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September 6, 2020

How The Trade War Is Changing the Soybeans Market


As the 2020/21 USDA marketing year begins for U.S. soybeans, exports of the commodity appear to be entering positive territory. The USDA reported that on August 26, China purchased 400,000 metric tons of U.S. soybeans. That's one reason the agency now forecasts U.S. soybean exports to rise $4.2 billion in fiscal year 2021.

This follows the start of the phase one trade deal between the United States and China in early 2020. However, up to this point, the trade tension that began in 2018 between the countries had disrupted some of the price relationships between the United States and Brazil, the world's other major soybean producer.

"Incredible growth from China led to a big increase in demand for grains and oilseeds," Fred Seamon, Executive Director of Agricultural Research and Product Development at CME Group says in the roundtable discussion above. "Brazil was able to meet that demand because they had a lot of new land that they could put into production. So the price relationship between Brazil and the U.S. became really important, especially in soybeans."

China bought 10.5 million metric tons of soybeans from Brazil in June, a record. In the same month, U.S. soybean exports to China fell by 56% from the previous year.  In recent years, Brazil has surpassed the United States both in soybean production and share of global soybean exports.



China consumes more than 100 million metric tons of soybeans each year, while total world consumption is expected to be about 370 mmt for the 2020/21 crop year.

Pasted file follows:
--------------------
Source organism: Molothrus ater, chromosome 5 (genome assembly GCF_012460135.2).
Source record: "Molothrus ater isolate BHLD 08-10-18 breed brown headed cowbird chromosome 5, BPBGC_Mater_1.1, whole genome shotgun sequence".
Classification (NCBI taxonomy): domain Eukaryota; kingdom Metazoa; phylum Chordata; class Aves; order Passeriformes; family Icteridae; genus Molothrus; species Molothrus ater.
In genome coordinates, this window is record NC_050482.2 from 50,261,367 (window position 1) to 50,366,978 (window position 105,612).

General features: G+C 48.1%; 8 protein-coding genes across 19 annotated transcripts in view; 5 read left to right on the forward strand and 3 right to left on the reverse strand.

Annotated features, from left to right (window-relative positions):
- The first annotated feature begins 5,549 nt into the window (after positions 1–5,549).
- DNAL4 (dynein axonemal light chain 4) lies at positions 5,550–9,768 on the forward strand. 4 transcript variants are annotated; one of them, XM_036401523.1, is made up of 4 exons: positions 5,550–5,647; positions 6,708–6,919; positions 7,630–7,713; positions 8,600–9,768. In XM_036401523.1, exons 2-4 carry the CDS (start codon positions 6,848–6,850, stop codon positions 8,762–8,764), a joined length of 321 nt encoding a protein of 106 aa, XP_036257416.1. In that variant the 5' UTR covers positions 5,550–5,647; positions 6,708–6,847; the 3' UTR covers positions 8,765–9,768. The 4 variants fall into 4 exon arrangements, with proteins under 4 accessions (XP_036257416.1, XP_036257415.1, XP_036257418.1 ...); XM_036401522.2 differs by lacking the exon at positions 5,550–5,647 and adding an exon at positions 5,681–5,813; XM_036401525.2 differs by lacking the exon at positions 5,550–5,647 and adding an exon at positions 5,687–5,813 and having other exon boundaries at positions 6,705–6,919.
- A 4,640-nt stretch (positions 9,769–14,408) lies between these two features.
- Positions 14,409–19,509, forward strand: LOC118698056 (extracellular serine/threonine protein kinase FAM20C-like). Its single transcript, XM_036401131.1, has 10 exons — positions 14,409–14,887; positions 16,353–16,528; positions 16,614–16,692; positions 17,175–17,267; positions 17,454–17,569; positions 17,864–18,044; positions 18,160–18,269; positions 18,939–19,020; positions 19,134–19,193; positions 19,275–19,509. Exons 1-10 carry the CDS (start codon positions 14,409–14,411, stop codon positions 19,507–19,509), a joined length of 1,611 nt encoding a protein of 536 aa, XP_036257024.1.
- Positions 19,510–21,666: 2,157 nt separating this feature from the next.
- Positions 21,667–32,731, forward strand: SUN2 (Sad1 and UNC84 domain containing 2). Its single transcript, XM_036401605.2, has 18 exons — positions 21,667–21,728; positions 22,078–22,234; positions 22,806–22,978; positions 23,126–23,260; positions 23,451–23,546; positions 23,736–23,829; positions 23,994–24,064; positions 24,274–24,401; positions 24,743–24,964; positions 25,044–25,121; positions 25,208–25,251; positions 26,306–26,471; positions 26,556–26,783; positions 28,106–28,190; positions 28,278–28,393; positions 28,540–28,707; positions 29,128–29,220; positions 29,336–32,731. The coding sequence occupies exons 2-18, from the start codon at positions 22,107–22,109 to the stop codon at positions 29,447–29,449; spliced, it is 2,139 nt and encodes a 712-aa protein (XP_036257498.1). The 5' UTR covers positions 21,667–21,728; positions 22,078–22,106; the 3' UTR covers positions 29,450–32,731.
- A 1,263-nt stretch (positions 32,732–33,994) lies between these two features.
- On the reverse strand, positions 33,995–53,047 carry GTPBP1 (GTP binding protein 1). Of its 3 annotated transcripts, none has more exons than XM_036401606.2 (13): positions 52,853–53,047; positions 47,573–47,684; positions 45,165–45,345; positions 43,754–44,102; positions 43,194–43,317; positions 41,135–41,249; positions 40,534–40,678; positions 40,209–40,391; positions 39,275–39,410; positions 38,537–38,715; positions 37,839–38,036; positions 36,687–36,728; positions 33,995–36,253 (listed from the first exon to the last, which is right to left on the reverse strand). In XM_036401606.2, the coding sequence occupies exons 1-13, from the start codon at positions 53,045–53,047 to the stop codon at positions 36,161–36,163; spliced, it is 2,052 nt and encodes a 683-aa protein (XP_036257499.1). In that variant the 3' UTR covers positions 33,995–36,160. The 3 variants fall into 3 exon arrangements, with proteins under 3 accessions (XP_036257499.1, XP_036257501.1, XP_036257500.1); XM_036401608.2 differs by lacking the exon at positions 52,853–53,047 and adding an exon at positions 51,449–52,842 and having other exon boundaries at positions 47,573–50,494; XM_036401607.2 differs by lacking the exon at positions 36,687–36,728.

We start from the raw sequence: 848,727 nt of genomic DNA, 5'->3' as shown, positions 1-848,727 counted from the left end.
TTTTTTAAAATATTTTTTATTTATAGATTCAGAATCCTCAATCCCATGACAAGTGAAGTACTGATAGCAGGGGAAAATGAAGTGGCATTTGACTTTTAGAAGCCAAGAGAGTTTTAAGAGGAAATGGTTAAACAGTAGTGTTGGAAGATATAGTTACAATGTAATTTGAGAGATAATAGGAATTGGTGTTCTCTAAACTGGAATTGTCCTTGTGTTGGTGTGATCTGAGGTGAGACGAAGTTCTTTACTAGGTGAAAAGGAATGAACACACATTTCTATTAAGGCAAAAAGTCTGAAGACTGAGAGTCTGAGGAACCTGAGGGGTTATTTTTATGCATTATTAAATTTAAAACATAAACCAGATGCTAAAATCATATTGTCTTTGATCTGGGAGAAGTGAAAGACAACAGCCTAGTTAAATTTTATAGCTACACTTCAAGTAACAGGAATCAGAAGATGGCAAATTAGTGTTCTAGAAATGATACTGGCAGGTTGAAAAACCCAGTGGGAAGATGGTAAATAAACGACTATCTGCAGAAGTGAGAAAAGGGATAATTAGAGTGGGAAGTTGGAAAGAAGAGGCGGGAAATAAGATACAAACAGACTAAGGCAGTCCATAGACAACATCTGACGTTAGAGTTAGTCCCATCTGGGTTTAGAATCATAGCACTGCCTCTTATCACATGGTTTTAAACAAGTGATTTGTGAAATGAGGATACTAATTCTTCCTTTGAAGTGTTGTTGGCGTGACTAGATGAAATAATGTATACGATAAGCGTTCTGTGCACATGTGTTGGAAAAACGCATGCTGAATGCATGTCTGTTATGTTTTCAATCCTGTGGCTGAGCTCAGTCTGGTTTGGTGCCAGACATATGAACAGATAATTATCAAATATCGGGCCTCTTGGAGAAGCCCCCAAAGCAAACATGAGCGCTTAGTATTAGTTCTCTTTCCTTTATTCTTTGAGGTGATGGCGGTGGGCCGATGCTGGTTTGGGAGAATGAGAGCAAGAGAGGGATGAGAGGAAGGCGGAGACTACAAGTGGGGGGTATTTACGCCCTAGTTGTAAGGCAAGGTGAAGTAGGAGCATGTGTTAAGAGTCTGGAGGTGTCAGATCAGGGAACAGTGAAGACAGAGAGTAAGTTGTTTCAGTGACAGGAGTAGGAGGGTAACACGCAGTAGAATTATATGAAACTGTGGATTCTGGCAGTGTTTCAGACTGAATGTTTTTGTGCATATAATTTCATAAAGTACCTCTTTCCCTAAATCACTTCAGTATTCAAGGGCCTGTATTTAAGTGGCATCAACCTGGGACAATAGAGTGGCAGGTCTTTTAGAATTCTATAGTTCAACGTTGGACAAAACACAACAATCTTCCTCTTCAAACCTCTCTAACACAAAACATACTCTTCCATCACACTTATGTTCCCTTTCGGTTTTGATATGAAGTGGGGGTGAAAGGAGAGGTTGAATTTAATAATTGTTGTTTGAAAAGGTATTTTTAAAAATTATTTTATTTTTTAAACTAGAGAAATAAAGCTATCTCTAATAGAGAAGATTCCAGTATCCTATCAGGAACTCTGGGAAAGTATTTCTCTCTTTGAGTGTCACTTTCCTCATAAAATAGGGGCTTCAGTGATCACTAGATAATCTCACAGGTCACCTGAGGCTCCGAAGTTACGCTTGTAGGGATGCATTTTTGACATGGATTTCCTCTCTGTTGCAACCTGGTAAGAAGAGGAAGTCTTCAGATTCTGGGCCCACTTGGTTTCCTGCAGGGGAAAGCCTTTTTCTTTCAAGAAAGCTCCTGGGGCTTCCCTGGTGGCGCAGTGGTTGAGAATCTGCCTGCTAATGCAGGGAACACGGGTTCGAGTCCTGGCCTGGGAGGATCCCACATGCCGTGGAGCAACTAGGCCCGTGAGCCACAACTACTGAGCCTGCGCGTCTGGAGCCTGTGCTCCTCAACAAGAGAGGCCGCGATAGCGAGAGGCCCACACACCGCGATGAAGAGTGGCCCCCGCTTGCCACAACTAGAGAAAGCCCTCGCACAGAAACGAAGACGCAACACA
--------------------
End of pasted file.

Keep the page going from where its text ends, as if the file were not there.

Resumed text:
"Soybeans are a major important component within the Chinese consumer price index," says Jack Bouroudjian, chief economist and co-founder of UCX Tech. "So it's imperative, especially for the Chinese central committee to keep the price of soybeans stable. So their supply chains are going to be absolutely vital over these next few years."

A falling dollar could help continued U.S. competitiveness in the soybean market, according to Joe Vaclavik, founder and president of Standard Grain.
However, Seamon says that though the dollar has weakened in 2020, it remains "relatively strong" versus the currencies of other major agricultural producers like Brazil, Argentina and Ukraine. "As long as that continues, that will encourage farmers in those countries to continue to increase production," says Seamon.

The currency picture could also affect commodity prices if the Federal Reserve continues the quantitative easing policy it enacted in response to the economic effects of COVID-19. There is an inverse relationship between the dollar and commodities, and Bouroudjian says the dollar could continue to get weaker, and a floor could be established under soybeans and other commodities.

This story was originally published by Benzinga
© 2020 Benzinga.com. Benzinga does not provide investment advice. All rights reserved.

The views and opinions expressed herein are the author's own, and do not necessarily reflect those of EconMatters.

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